[sic] Magazine

The Fake Boys – I Love My Life When You’re Around

On their latest album, I Love My Life When You’re Around, Massachusetts’ The Fake Boys prove just how hard it is to be a band. Some distance from their trad-American punk roots, they don’t get much wrong with a newer collection of ambitious heavy rock, but that certainly doesn’t mean they’re getting it right. So, you have to ask, were the boys being fake prior to I Love My Life … or are they pretending now? The better credibility of their early material and the way Jim Domenici’s vocal now sits so uneasily throughout the album suggests the latter.

On case in point, “Wormy”, for example, Domenici simply tries to hard, dragging out vowel sounds theatrically when a natural snarl would be better. Musically, meanwhile, the track’s heavy haze of guitars is mediocre, 80s metal meets Meat Loaf. Choppy fuzz-tones are more usual on the album, however, peels of feedback and kosmiche whooshes landing a succession of competent heavy 90s alt elsewhere. Naturally, the running order thus swaggers with riffs and growling chug, muscular indie masquerading as grunge-punk. This may sound like it’s up your street, but not only do The Fake Boys somehow largely pick each of their borrows from movements that are out of fashion, they also contrive to pick the least fashionable time and time again. By all means go full grunge. Exorcise your nastiest punk hero too. But don’t forget to channel some proper aggression, or hooks, and don’t make your tempo switch-ups as obvious as a boy band’s key change.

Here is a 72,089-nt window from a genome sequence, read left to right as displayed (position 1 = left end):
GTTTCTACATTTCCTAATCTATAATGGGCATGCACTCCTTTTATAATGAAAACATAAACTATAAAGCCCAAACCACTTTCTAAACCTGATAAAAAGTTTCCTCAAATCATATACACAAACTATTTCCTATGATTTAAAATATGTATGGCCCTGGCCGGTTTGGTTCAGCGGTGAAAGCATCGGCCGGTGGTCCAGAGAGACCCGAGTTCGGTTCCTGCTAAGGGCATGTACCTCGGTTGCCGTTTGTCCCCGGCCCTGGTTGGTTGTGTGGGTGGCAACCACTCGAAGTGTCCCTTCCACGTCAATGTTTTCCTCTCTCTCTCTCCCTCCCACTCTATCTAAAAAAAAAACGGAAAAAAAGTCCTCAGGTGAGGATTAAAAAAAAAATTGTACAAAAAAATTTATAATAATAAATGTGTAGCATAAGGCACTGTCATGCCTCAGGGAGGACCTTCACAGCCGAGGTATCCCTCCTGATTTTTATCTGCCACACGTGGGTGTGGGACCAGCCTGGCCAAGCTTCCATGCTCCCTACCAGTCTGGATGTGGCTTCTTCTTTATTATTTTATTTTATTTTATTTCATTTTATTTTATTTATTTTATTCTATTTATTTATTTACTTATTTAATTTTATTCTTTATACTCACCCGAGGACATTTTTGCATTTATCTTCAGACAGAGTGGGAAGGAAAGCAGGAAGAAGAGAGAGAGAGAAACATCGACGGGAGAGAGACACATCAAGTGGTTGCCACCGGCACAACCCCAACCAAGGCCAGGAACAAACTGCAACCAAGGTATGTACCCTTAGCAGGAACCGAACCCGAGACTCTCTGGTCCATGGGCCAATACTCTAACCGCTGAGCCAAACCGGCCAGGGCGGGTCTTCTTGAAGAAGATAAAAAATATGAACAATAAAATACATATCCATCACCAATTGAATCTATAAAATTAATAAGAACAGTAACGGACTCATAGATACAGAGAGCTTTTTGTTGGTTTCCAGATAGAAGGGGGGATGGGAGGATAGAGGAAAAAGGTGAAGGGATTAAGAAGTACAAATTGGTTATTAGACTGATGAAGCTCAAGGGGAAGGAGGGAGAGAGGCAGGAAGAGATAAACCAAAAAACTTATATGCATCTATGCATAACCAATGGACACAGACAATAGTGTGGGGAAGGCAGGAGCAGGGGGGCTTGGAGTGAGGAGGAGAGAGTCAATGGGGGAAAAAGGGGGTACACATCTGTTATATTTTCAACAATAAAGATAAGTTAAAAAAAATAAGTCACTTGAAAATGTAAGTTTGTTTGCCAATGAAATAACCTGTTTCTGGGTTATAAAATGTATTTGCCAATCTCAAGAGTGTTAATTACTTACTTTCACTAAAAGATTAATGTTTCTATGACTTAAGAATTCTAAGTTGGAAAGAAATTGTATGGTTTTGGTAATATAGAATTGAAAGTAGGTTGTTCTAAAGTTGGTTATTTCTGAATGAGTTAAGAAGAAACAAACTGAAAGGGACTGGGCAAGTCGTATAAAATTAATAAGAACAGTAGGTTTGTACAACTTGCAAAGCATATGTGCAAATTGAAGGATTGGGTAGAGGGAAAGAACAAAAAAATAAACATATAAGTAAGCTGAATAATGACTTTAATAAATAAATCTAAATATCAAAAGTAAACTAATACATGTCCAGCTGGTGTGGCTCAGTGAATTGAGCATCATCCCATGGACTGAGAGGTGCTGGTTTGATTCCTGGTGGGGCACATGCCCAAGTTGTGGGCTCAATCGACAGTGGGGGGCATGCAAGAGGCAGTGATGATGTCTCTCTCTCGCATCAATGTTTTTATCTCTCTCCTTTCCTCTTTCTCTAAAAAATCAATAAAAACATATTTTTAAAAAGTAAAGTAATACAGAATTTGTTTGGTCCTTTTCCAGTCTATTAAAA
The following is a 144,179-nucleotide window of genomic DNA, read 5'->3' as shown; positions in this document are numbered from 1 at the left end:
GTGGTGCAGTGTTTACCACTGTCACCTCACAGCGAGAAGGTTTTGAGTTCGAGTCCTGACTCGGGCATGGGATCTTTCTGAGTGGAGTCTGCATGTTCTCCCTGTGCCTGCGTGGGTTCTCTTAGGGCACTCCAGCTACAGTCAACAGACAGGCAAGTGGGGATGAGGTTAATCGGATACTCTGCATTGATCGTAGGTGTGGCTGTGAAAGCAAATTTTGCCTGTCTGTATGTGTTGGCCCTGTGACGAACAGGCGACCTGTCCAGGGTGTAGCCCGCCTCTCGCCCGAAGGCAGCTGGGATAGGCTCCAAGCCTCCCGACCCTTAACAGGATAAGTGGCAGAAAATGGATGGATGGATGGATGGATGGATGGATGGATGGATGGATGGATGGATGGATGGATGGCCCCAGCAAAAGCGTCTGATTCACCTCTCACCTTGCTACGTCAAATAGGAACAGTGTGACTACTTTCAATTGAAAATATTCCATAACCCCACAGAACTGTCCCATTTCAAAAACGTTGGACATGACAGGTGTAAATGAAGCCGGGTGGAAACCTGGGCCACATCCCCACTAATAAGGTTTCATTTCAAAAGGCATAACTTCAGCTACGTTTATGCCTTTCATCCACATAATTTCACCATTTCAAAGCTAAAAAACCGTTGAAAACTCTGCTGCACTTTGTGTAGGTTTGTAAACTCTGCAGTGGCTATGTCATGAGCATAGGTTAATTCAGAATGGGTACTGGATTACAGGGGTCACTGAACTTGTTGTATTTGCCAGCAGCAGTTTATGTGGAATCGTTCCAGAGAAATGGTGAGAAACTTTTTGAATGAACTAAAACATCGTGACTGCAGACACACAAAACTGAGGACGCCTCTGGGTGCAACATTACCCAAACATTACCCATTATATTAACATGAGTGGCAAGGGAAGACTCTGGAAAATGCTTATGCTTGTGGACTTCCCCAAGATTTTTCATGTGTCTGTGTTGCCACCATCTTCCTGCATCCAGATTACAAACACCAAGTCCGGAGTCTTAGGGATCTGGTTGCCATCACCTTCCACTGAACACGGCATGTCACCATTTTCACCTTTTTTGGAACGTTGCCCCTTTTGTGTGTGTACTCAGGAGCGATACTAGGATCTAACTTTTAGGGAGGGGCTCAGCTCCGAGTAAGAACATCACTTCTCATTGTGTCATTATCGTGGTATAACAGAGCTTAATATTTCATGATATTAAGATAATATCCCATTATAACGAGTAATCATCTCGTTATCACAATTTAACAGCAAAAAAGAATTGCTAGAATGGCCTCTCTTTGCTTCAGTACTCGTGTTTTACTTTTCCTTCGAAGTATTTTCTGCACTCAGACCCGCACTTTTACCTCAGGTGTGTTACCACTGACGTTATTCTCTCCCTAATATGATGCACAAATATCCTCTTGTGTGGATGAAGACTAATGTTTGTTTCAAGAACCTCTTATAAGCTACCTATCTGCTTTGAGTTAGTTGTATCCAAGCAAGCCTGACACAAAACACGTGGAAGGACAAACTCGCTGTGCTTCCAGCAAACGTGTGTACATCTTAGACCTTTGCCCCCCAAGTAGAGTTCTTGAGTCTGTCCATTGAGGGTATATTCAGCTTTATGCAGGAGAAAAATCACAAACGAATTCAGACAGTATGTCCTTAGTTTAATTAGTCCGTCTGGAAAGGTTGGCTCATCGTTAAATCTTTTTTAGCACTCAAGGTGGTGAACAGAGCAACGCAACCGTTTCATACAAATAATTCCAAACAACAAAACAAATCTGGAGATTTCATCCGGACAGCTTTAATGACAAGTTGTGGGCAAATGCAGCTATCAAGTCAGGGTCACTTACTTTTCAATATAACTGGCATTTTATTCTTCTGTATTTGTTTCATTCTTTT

There is a market for I Love My Life When You’re Around, but it’s a small one. It’s for those that love guitars, have heard nothing since the late 90s and are not averse to “woah oh oh” choruses. Right on cue, and despite being beyond cliché, “Thick Pop” does a pretty good job of describing itself and, when it’s not gargling razor blades, it comes on like heavy form of Britpop. Wildly over-emotive, Domenici ruins the droney, low-end shoegaze dirge “Wet Mutt”, though, the track ending with a cacophony of unforgivable cock rock that brings to mind the worst excesses of late-era The Smashing Pumpkins. Then there’s “Sick Mostly”, an unlikable exercise in acoustic balladeering. The lighters may be out in the stadiums of The Fake Boys’ minds, but this is truly nauseating stuff as is the naff rinky dink of “OK, I’m Up”. These are tracks that leave such a bad taste in the mouth that they sour even the small parts of the album that could be salvaged. It really isn’t as easy as it looks.

~I Love My Life When You’re Around is released January 13th 2017 via Animal Style Records.~